It was meant to be a fun Friday night out. I’d joined two friends in a tiny bar facing the Seine, a few metres away from the Quai des Orfèvres, the oldest police station in Paris. Three girls, a good bottle of wine, gossip, cigarettes. I get a call from my brother just after 10pm asking me nervously where I am. A friend of his is a waiter at a bar in front of the Bataclan, and has just called him in tears. At the time of the call, the massacre has just ended, but I must be the first person in this bar to learn that terrorists are shooting at people in Paris. I recall the alert on my phone, minutes earlier, warning of gunfire in the 11th arrondissement – a message I had promptly ignored, assuming between sips of wine, that it must be some sort of settlement of accounts between dealers. How different Paris was, one year ago. The second I hang up, a huge flow of police cars begin to leave the station. They pass by so fast their wheels don't touch the ground, like in a cartoon. The howling of the sirens leave no doubt of the horror. In the city, that sound will not stop tonight. It screams with fright and pain for the victims that nobody has heard about yet. It announces the hatred and fear that will remain for others.
The number of victims, the violence and the cruelty of the attack, all this we will learn tomorrow. But slowly, we understand that something very serious has happened. In our bar, phones are ringing, faces are worried, everyone is shaken. Though first, there is denial. Strangely, we order a second bottle of wine and return to our discussion. Other customers do the same. The little Friday night ambiance before this brutal interruption begins to return but our phones start beeping and ringing incessantly. "Stay where you are girls. Sleep at a hotel if necessary, do not take the metro. " Nobody really knows what's going on or where the terrorists are. The waiters put on the news. Automatically, we speak louder, but between each sip of wine, between each joke, between each laugh, looks make a hasty return to the television screen. Another waiter comes to our table: "Girls, do not worry too much, but do not go out to smoke, we'll close the doors. Smoke inside if you want." The waiter does not just close the door, he barricades the bar. It locks all entrances and lowers the iron gates. My girlfriends and I exchange looks: "You think the terrorists are going to come here?" Then, "Well, we can smoke inside, that's cool." From this moment, time passes very quickly and in slow motion.
The Paris we know is dying, and so, frantically, we drink its last seconds of carelessness. The same question on everybody's mind: "Where are the terrorists?"
At the bar, the orders start again in a cloud of smoke as everyone begin to smoke without restraint. Strangers ask each other and begin to discuss. Without hesitation, my friend addresses the cute guy she spotted at the beginning of the night – "What have you heard?" There are those who are already beginning to discuss the social issues that lead to terrorism, others checking their phones seem like they're only just grasping the gravity of it. Soon enough, we are all sat around the same table. It feels like the Paris we know is dying, and so, frantically, we drink its last seconds of carelessness. The same question on everybody's mind: "Where are the terrorists?" A sudden jerk of the crowd – "Everybody go down to the cellar!" A girl I do not know grips me by the arm and pushes me towards the stairs. "The terrorists are 200 metres away", she shouts. A rumour on social networks, which later turns out to be false, signals that the terrorists are right next to our bar.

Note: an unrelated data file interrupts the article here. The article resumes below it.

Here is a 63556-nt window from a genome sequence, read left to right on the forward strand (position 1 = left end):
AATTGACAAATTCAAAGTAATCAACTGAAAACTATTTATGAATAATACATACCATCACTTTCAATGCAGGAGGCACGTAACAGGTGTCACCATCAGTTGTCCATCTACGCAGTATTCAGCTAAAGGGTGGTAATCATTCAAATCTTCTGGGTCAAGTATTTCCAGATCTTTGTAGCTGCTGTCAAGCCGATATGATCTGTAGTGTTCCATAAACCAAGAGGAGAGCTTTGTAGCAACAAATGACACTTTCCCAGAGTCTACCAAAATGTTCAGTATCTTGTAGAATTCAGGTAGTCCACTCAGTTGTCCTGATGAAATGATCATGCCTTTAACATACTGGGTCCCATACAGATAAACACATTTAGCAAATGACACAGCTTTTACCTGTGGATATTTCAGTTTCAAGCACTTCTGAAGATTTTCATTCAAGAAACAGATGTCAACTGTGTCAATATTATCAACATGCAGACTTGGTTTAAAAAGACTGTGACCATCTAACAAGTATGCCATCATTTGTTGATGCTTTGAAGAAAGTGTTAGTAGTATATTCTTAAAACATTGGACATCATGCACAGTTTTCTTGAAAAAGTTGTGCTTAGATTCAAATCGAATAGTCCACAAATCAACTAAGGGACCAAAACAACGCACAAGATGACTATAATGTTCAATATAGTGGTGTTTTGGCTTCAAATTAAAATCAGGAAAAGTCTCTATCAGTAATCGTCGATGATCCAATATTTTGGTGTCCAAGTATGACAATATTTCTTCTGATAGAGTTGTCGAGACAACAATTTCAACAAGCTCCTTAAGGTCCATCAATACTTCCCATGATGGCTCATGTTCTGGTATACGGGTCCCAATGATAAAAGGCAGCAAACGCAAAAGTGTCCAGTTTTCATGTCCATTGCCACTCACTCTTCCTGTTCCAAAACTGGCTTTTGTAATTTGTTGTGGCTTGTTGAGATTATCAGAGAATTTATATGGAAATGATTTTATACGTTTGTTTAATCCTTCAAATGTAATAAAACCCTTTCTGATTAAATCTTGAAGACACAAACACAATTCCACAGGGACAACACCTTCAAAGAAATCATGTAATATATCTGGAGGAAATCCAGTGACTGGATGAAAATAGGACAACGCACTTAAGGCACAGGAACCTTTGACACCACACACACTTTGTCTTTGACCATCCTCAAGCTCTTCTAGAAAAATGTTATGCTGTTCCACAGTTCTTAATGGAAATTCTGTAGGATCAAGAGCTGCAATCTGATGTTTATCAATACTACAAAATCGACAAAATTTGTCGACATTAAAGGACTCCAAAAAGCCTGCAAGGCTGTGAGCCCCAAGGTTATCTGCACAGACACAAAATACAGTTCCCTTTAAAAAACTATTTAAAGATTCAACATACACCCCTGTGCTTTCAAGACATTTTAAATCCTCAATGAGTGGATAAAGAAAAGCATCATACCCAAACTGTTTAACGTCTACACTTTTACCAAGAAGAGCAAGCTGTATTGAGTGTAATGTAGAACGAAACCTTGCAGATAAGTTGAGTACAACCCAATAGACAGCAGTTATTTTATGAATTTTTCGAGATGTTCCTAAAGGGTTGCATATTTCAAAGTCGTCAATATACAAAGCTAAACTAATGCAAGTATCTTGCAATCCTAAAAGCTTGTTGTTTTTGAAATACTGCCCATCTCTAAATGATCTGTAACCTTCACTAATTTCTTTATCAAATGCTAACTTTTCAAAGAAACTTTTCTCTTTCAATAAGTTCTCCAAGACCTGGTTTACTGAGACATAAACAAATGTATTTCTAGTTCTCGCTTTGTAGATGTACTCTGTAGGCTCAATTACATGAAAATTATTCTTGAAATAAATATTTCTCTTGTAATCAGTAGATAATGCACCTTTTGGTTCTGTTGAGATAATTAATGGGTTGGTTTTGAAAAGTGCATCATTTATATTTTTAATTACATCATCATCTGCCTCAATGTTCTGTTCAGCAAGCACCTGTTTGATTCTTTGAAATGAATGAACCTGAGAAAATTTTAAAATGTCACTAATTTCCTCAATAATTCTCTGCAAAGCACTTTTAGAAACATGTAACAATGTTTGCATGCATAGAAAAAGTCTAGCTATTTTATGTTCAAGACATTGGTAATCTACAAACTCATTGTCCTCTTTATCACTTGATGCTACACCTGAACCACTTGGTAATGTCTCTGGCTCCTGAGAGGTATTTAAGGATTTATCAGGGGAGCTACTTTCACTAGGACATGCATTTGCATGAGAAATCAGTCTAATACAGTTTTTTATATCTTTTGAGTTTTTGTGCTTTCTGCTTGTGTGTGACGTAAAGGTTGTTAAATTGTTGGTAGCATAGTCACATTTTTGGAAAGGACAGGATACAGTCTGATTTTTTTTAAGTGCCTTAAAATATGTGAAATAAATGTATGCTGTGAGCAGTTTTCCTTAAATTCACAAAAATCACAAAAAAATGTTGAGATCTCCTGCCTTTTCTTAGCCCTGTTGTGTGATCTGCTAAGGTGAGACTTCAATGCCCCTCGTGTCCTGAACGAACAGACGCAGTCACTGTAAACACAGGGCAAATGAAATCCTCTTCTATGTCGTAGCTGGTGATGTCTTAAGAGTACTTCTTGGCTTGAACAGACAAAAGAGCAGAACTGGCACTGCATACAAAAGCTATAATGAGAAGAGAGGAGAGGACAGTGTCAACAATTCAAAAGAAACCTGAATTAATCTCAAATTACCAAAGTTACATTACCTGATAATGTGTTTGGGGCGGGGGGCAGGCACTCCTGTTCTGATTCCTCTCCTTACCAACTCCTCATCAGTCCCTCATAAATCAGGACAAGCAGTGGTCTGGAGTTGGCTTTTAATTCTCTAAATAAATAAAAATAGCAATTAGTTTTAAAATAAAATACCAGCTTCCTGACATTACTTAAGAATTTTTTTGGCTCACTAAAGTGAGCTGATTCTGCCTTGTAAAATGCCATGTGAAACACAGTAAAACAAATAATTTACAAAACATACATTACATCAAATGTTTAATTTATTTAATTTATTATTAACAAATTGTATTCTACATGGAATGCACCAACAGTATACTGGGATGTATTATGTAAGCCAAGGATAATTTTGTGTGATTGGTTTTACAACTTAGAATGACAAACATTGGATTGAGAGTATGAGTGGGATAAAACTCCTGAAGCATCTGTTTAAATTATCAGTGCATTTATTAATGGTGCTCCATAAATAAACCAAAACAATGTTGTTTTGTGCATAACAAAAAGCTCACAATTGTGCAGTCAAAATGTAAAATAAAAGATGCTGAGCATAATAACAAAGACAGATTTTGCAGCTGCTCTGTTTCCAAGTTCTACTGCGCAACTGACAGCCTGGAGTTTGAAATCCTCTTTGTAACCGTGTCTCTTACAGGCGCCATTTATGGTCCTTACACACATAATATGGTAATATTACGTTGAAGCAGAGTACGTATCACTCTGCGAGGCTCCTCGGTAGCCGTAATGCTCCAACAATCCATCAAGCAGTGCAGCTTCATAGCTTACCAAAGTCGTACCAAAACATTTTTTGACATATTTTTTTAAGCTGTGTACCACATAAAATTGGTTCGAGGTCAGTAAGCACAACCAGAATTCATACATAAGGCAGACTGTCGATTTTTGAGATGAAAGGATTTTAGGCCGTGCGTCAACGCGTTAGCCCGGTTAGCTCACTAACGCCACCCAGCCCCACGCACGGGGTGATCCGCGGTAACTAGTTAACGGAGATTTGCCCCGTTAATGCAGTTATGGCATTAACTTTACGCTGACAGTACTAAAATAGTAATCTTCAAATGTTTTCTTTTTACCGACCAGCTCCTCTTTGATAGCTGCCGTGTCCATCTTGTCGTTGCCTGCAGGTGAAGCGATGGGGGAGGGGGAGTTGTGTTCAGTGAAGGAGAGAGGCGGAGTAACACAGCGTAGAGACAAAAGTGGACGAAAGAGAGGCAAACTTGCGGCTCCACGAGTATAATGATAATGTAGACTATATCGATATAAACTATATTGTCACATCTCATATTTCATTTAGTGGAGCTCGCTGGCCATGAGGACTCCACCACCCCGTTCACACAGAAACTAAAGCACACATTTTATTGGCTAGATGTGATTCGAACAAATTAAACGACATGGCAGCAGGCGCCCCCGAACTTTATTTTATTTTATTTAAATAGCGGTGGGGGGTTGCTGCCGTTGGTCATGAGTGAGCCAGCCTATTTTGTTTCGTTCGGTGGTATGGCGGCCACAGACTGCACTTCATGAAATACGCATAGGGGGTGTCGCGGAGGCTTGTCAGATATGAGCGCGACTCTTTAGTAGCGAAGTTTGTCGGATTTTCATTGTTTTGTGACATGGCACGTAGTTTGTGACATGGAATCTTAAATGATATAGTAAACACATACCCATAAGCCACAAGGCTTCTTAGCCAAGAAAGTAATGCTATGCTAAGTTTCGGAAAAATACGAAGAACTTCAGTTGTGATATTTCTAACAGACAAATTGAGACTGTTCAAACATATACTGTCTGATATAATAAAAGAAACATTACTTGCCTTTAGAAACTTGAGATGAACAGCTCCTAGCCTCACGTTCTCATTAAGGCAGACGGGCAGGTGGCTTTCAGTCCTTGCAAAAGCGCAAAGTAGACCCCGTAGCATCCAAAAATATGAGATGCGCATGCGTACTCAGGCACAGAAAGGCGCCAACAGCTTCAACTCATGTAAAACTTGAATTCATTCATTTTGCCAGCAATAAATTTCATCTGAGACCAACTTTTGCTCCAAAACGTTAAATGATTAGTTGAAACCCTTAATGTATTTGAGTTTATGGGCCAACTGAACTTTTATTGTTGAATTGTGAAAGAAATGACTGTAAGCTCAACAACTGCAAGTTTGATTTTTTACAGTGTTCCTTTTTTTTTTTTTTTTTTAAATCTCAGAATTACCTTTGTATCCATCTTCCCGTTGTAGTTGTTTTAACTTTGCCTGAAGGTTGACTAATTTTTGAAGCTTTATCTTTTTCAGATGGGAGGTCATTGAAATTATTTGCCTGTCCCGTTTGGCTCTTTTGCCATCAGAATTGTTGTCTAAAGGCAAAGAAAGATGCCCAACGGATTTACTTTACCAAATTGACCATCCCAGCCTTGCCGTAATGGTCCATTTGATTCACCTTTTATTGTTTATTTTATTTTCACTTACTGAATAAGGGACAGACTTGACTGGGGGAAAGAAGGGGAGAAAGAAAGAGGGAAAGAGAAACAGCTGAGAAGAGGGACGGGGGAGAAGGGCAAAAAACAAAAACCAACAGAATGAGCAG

50 people rush down the little staircase. Some crack and start crying. Others swallow their beer in one stroke. An impression of the end of the world reigns in the room. An image suddenly comes to my mind: the Second World War and people hiding in cellars in Paris during the bombings; the fear they must have felt. My friend finds me – her fiancé is in front of the bar. He has come to take us home. We walk up the stairs from the cellar, and right before we leave, the waiter says something that will haunt me: "Girls, if you leave, we will not open up to let you back in." The door of the bar opens on to a city we do not know anymore. In these streets that I know by heart, in these streets I have travelled to go to college, to have a drink, in these streets that have known the joys and romance of my twenties, there is nothing but terror. Terror is this silence in the middle of Saint-Germain-des-Prés, where normally the party is in full swing on a Friday night. Terror is the people who run to go home. No one walks. Everyone runs. I run too, and I laugh at the same time because the situation is too absurd. I laugh, and tears run down my face, for I am afraid. I am afraid for my life. I am afraid for those who are dead. I am afraid for Paris. "Not even scared" was the most popular slogan in the streets the day after the attacks. This is not true. After that night, with each blow of horn a little too pressed, with each carelessly forgotten bag in the subway, we fear. Right now, the terrorists have won. They terrorised Paris. They shot her youth. People of my age all know at least one person who lost a loved one in the attacks, if not worse. I have a recurring nightmare, where men with guns in their hands walk towards me. I know they're coming, but I'm glued to a chair and I cannot move. They point their weapons on my face and I have time to be certain that I'm going to die before I wake up. The country is rife with hostility now, the divisions are bitter. And on the eve of the presidential elections, political extremism has swept into breaches of hatred with record success. Terrorists have won, but only for a time. Once we have healed, we will fight bigotry and hatred with unity and freedom.